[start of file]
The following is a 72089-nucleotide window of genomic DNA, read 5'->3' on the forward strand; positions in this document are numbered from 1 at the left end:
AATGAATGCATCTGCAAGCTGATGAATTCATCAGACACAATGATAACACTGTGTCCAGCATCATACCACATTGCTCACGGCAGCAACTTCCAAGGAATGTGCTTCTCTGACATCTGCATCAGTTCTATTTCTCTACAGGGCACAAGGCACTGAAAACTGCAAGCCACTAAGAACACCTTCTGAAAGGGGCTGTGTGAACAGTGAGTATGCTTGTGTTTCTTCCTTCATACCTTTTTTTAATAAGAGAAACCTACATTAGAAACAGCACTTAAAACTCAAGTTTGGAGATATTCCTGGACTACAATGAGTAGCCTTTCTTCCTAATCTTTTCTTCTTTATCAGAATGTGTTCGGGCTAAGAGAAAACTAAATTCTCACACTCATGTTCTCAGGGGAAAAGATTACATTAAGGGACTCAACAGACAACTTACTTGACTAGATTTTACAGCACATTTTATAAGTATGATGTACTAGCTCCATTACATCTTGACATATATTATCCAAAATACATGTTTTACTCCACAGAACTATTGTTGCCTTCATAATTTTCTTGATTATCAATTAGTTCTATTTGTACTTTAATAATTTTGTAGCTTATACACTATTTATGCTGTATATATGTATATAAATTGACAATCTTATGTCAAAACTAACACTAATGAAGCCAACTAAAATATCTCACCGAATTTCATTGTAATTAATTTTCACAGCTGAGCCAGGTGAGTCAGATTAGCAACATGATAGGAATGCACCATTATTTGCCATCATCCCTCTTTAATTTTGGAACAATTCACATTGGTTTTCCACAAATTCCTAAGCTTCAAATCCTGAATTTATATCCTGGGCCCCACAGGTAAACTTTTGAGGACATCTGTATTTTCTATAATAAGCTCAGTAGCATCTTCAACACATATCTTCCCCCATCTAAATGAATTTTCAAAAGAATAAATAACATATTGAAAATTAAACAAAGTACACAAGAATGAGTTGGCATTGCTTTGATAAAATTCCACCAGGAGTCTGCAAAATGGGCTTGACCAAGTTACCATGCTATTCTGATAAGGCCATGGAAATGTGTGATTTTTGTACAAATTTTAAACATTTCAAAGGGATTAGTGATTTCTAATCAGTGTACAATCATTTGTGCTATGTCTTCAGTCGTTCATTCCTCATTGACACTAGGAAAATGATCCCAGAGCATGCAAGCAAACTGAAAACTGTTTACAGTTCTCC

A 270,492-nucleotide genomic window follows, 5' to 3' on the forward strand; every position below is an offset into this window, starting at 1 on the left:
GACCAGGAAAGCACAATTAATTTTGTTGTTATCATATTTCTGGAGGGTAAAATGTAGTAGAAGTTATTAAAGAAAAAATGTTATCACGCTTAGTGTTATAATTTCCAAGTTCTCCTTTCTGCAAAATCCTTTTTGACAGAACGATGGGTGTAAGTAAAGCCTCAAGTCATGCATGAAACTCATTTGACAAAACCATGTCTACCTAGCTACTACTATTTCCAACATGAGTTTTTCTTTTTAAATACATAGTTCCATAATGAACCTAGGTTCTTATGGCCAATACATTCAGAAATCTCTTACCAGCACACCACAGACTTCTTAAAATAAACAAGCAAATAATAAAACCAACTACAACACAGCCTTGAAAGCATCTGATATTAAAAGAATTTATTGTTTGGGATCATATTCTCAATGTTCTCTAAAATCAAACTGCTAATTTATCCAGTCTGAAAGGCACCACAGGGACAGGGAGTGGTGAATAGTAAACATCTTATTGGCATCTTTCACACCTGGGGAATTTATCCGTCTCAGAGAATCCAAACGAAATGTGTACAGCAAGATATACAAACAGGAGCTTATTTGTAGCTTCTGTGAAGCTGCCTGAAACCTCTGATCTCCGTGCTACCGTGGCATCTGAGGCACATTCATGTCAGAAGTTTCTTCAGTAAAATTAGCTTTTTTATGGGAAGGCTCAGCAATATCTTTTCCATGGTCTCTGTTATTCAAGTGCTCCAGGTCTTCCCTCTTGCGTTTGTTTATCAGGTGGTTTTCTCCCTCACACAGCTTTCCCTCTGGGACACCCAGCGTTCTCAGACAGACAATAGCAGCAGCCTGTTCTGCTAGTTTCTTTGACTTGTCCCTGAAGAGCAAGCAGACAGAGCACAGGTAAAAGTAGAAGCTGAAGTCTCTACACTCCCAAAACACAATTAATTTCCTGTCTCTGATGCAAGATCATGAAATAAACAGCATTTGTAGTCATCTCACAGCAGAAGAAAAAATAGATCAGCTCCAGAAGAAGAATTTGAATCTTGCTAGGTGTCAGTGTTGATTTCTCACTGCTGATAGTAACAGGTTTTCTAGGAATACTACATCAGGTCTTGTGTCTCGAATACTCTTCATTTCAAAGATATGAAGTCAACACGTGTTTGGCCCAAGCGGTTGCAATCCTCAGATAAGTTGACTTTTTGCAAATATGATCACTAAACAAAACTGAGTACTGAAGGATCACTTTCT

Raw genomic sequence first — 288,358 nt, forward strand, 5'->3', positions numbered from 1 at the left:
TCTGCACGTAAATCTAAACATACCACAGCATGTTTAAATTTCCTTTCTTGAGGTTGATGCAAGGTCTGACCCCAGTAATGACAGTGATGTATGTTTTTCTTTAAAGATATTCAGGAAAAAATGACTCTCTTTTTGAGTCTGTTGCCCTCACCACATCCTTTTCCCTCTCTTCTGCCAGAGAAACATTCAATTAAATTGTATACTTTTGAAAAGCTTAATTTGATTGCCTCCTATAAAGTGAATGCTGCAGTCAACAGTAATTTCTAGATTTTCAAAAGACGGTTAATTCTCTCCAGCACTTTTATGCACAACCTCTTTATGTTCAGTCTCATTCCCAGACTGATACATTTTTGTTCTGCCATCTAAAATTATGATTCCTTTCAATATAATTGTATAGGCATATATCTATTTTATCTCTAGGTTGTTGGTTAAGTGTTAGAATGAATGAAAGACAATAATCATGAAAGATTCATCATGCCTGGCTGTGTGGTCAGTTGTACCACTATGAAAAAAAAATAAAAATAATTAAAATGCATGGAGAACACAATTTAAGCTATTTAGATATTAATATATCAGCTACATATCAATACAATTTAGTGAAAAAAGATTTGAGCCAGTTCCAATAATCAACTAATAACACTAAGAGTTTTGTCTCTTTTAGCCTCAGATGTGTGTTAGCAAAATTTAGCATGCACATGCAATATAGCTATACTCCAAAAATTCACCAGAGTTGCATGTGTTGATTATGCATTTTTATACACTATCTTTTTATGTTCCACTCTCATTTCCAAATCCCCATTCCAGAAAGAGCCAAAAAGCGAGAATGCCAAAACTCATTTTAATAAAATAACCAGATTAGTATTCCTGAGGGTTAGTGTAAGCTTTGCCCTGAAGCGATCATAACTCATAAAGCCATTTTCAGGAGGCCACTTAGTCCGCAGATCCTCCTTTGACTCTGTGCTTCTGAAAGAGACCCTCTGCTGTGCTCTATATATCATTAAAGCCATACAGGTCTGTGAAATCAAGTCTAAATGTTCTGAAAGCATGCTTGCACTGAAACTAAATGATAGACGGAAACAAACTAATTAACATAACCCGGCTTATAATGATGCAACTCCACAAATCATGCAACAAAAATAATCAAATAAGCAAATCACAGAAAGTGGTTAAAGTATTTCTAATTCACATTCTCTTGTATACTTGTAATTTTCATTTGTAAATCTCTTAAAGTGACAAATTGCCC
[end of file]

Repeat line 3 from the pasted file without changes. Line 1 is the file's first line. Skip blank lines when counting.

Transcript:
A 270,492-nucleotide genomic window follows, 5' to 3' on the forward strand; every position below is an offset into this window, starting at 1 on the left: